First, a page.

Scientists, lawyers mull effects of home robots

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Scientists, lawyers mull effects of home robots Posted: Dec 05, 2009 9:43 AM CST
By BROOKE DONALD
Associated Press Writer
PALO ALTO, Calif. (AP) - Eric Horvitz illustrates the potential dilemmas of living with robots by telling the story of how he once got stuck in an elevator at Stanford Hospital with a droid the size of a washing machine.
"I remembered thinking, 'Whoa, this is scary,' as it whirled around, almost knocking me down," the Microsoft researcher recalled. "Then, I thought, 'What if I were a patient?' There could be big issues here."
We're still far from the sci-fi dream of having robots whirring about and catering to our every need. But little by little, we'll be sharing more of our space with robots in the next decade, as prices drop and new technology creates specialized machines that clean up spilled milk or even provide comfort foran elderly parent.
Now scientists and legal scholars are exploring the likely effects. What happens if a robot crushes your foot, chases your cat off a ledge or smacks your baby? While experts don't expect a band of Terminators to attack or a "2001: A Space Odyssey" computer that takes control, even simpler, benign robots will have legal, social and ethical consequences.
"As we rely more and more on automated systems, we have to think of the implications. It is part of being a responsible scientist," Horvitz said.
Horvitz assembled a team of scientists this year when he was president of the Association for the Advancement of Artificial Intelligence and asked them to explore the future of human-robot interactions. A report on their discussions is due next year.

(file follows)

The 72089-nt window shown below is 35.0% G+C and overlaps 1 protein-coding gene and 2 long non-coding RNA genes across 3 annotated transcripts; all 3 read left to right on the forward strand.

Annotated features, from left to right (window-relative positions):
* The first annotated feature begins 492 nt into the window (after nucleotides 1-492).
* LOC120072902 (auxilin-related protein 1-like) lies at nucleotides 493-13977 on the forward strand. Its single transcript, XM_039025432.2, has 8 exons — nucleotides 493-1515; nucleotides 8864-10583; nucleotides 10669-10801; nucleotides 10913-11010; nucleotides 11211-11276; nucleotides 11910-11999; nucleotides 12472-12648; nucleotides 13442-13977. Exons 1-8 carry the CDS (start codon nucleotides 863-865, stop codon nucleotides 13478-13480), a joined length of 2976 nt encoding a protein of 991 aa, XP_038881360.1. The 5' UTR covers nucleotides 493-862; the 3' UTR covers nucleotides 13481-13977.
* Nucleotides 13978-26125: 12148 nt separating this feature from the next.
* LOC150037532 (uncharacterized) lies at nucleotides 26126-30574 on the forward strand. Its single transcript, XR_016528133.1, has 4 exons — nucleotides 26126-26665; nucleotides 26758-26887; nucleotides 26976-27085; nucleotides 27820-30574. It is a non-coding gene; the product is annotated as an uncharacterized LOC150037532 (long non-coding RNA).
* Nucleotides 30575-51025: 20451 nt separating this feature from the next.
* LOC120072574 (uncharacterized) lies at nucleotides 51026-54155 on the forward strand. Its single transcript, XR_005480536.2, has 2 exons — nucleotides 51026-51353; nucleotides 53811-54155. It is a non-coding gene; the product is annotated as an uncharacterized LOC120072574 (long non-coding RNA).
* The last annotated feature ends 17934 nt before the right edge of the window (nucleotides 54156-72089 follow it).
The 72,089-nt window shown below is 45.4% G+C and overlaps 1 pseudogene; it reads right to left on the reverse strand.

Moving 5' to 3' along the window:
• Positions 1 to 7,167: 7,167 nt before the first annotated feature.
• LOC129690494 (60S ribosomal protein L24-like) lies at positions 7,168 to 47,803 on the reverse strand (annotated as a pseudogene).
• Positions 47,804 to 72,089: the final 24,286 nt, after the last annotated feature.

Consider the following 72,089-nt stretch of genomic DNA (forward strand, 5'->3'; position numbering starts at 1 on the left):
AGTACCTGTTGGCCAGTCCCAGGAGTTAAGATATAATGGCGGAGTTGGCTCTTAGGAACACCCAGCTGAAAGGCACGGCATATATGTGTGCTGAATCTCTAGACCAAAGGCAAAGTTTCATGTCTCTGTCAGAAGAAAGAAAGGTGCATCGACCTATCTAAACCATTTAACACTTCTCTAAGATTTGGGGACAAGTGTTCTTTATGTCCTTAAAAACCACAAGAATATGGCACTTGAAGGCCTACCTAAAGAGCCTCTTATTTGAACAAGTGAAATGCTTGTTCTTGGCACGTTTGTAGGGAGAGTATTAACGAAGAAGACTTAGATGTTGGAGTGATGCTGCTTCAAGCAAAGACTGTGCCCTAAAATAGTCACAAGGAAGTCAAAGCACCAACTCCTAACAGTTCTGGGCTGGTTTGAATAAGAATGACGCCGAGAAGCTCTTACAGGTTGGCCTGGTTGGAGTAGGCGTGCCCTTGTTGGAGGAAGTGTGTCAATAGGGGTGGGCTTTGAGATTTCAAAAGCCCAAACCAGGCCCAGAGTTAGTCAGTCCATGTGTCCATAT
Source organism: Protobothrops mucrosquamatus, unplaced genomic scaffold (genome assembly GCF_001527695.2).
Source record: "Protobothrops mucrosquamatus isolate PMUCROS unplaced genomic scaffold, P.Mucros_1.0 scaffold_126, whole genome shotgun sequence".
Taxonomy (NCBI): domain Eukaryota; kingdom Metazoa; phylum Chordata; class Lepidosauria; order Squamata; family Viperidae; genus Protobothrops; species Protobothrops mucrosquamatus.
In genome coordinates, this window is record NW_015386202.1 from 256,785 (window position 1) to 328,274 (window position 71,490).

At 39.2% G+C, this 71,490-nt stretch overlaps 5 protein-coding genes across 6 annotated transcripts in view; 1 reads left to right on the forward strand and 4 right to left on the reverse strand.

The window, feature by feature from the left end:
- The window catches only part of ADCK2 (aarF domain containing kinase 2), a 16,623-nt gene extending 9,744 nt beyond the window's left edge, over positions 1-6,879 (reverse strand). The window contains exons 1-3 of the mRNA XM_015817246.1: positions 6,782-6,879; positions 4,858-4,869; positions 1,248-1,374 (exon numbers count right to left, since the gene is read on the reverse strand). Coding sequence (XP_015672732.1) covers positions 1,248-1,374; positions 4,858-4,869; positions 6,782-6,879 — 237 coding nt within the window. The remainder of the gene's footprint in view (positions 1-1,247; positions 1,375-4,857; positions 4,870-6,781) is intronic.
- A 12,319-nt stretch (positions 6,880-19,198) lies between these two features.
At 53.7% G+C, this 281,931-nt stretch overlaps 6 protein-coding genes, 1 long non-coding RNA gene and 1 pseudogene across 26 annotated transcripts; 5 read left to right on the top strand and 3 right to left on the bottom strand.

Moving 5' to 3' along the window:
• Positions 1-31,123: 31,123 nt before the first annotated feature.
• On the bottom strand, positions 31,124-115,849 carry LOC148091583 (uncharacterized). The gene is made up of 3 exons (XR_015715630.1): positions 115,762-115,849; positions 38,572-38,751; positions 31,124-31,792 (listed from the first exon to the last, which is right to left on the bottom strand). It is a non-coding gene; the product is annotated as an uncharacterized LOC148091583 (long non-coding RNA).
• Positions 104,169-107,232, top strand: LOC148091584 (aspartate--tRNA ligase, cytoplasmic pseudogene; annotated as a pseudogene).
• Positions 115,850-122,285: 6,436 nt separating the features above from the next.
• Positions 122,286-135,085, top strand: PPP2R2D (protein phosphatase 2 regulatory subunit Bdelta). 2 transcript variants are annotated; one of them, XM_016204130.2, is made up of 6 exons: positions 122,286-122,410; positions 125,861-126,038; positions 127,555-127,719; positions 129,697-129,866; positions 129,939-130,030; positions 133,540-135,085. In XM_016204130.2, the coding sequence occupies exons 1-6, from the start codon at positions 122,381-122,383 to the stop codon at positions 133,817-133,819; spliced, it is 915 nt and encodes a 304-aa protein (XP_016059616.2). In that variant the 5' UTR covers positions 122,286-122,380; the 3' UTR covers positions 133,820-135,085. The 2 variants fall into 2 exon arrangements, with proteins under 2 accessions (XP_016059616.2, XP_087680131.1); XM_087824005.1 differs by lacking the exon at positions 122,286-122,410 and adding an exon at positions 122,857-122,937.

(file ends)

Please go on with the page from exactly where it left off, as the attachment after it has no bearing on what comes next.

For years, robots have been used outside the home. They detect bombs on the battleground, build cars in factories and deliver supplies and visit patients in hospitals.
But the past few years have seen the rise of home robots. Mainly they are used for tasks like vacuuming (think Roomba). There are also robotic lawn mowers, duct cleaners, surveillance systems and alarm clocks. There are robotic toys for entertainment, such as Furby. Robotic companions, like Paro the harbor seal, comfort the elderly. By 2015, personal robot sales in the U.S. will exceed $5 billion, more than quadrupling what they are now, according to ABI Research, which analyzes technology trends.
"You won't see Rosie from 'The Jetsons,' but you're going to see more and more robots that help maintain your home. They'll pick up stuff off the floor, stock your fridge, carry stuff from the car," said Colin Angle, CEO of iRobot Corp., which makes the Roomba.